My third test was using Amsoil Synthetic 20W-50 oil in the crankcase, Amsoil synthetic 10W-40 oil in the primary chaincase, and Amsoil Severe Gear 75W-90 Synthetic Gear Lube in the transmission. I should note here that the synthetic oils were those specified for use in V-Twin motorycles and lacked the friction modifiers as rcommended for Harley engines. I also used only genuine H-D oil filters for each test. While you can use the same 20W-50 for all 3 crankcase, primary, and transmission as with H-D Syn3 (the name Syn3 refers to use in all 3), I chose to use viscosity ranges that more closely matched those of the recommended petrolium based oils. This is probably just my own opinion but I believe 20W-50 is too heavy for the primary which requires more cooling than it does lubrication. Same goes for the transmission, where the originally equipped gear oil is closer to 75W-90 and 20W-50 seems like it would be too thin. Harley doesn’t openly publish the viscosity of their petrolium based gear oil (they just give a part number) but most agree it is in the range of 75W-90. Using 3 different lubricant viscosities also happens to be a recommendation of the manufacturer, who calls this a “Three-fluid system”. This test using the Amsoil three-fluid system showed an average temperature reduction of 12 degrees from stock and 9 degrees less than Harley-Davidson’s Syn3. Temperature fluctuation seems to have flattened out as well with the oil temp staying between 225 and 230. Outdoor temps during the day have been a consistent 90+ degrees with quite a few days breaking the 100 mark during the testing.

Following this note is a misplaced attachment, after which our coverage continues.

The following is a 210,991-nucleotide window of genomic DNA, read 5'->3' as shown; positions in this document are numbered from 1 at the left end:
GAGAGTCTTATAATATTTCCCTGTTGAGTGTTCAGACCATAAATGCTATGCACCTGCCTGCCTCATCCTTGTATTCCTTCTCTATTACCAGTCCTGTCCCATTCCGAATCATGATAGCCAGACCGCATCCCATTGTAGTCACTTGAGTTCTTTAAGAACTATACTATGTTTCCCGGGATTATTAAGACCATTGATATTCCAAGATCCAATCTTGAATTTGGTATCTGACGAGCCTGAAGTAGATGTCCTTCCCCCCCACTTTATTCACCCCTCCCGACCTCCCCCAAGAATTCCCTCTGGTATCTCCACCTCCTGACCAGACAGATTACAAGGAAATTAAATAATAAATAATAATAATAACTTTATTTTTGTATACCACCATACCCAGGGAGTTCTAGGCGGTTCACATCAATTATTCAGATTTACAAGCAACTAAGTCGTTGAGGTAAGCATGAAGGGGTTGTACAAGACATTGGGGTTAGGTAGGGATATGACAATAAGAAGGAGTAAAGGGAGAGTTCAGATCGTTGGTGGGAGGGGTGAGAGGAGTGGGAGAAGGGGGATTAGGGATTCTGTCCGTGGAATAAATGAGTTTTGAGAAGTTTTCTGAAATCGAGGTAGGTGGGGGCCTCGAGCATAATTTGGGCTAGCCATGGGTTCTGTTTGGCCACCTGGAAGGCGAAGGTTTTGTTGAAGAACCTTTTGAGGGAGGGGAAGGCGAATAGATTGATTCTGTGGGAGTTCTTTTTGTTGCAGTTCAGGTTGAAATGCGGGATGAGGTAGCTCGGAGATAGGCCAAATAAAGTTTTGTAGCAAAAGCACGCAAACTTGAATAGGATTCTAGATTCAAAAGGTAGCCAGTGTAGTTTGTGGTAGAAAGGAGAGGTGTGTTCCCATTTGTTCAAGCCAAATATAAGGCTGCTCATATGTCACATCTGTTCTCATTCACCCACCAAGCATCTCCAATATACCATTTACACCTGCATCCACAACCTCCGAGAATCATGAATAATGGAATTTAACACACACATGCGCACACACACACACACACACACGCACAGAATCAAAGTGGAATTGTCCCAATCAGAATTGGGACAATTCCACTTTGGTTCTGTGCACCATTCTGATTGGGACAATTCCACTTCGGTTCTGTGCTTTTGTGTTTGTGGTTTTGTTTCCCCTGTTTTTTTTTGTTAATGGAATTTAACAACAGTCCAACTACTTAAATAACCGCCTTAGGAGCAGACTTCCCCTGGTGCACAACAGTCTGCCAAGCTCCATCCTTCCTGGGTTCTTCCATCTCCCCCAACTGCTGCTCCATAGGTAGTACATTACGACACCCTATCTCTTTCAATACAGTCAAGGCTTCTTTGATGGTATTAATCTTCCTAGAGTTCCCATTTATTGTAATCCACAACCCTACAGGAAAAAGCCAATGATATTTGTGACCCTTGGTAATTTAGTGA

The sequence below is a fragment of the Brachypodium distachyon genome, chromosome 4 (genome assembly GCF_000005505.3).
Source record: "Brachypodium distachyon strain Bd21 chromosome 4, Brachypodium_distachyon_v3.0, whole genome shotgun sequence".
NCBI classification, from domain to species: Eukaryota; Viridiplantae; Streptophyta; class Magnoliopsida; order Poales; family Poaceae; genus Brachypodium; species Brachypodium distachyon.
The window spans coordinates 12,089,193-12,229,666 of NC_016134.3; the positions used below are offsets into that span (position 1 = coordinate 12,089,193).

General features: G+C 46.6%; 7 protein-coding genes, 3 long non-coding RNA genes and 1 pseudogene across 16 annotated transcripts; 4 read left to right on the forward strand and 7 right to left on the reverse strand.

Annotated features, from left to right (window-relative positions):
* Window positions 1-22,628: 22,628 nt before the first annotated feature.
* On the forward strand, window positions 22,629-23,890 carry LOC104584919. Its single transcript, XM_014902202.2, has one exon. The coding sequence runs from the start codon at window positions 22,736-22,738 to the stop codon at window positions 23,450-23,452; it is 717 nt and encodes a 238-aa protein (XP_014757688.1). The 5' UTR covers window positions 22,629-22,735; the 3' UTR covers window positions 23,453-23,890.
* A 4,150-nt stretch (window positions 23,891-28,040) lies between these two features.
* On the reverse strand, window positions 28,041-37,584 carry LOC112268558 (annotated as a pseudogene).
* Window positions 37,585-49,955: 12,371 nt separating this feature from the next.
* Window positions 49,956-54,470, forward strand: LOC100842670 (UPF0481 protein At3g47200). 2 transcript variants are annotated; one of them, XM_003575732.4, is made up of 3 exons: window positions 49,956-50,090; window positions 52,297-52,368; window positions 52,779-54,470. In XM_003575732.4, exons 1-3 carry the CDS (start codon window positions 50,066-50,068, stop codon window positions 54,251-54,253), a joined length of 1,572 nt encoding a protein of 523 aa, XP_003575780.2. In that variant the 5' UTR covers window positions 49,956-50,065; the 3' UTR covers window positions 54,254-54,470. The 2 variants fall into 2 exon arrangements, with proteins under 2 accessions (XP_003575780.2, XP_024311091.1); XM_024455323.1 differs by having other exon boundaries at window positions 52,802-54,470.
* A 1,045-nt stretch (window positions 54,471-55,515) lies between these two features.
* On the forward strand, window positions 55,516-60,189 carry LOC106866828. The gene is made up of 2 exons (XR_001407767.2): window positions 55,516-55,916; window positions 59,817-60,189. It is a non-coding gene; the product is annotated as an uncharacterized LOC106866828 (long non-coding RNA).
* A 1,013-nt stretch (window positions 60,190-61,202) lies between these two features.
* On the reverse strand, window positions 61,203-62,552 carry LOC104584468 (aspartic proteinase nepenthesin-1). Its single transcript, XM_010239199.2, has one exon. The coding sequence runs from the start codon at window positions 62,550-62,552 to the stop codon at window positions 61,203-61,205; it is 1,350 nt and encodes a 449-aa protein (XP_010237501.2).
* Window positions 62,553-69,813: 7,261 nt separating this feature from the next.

Things That Go Clunk in the Night

Aside from cooler operating temperatures the shifting dramatically improved using the heavier 75W-90 Synthetic gear oil. That familiar “clunk” sounded slightly quieter than with the Syn3 oil… but this might have been my own perception since the shifting felt smoother. Overall I’d have to say that the Amsoil (in my opinion) is outperforming the Syn3 oil. I had thought of switching back to Syn3 to do another test, However, since the dealer charges $2 more per quart for Syn3 than what Amsoil costs, it just didn’t make sense to switch back. Slightly cooler operating temperatures, reduced noise, and cheaper price have sold me on this oil. Though I am far from being a scientific test facility, based on my own comparision I would highly recommend Amsoil to anyone thinking of making the switch to synthetic oil. To read about wear test comparisons performed between Screamin’ Eagle® Synthetic (SYN3) and AMSOIL Synthetic Oil check out Amsoil vs. Harley SYN3.